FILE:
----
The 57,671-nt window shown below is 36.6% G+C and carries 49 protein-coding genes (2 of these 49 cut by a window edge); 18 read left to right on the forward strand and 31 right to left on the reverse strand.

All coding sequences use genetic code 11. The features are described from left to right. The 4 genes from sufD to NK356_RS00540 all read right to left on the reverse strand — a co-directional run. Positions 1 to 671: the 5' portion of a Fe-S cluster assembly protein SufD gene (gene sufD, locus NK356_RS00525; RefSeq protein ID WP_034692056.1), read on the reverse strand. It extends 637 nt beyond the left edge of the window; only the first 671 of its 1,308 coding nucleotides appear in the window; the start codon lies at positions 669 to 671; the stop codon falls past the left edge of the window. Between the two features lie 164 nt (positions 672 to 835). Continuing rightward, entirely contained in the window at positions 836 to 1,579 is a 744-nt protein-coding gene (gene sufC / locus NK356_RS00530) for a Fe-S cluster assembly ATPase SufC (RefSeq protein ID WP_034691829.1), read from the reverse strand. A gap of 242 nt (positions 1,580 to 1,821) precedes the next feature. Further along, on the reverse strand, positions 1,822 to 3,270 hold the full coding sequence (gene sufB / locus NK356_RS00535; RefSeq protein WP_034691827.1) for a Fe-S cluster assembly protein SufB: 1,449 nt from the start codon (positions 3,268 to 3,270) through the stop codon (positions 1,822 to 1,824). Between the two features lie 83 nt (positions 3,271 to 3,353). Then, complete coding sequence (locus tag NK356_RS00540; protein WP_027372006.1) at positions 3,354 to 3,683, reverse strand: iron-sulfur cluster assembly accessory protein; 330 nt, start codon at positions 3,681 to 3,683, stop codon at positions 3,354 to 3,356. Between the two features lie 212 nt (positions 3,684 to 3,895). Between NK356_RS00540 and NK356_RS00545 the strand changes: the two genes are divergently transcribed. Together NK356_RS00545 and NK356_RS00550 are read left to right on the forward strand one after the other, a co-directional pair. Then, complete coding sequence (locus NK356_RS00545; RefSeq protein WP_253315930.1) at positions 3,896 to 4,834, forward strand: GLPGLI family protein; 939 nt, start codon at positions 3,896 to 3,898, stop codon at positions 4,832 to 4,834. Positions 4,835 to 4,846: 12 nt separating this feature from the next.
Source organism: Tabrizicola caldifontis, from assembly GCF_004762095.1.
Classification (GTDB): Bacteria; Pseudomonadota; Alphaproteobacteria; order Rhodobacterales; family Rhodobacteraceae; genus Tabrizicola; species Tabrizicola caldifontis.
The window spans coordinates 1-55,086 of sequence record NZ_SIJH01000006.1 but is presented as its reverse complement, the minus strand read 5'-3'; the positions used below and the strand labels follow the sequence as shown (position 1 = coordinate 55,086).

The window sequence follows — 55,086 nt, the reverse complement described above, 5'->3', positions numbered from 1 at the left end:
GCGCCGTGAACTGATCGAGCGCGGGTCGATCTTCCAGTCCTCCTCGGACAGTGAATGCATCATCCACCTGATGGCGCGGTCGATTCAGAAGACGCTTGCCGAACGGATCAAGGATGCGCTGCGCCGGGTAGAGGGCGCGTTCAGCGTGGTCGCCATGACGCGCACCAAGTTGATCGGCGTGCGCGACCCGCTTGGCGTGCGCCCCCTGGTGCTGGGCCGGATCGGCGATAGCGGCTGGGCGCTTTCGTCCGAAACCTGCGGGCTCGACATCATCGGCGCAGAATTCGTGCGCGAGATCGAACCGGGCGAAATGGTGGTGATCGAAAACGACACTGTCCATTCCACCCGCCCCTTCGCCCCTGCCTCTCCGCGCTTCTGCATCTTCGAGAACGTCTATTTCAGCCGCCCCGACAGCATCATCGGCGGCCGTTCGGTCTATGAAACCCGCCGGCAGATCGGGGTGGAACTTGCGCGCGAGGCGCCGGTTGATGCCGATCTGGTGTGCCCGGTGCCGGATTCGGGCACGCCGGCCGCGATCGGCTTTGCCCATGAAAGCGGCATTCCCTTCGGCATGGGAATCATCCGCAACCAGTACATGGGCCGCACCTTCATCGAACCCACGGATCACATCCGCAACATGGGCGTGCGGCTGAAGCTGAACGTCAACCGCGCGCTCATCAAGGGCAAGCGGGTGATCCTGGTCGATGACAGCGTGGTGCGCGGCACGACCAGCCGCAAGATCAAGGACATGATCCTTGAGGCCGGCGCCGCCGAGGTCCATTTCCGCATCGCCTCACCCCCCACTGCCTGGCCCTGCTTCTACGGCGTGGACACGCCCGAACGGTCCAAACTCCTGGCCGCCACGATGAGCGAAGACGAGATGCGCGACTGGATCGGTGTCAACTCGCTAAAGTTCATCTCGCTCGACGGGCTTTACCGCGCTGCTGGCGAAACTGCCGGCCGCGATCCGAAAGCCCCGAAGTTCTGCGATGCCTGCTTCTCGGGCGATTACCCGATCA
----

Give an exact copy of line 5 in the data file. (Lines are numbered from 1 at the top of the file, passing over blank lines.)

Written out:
The window spans coordinates 1-55,086 of sequence record NZ_SIJH01000006.1 but is presented as its reverse complement, the minus strand read 5'-3'; the positions used below and the strand labels follow the sequence as shown (position 1 = coordinate 55,086).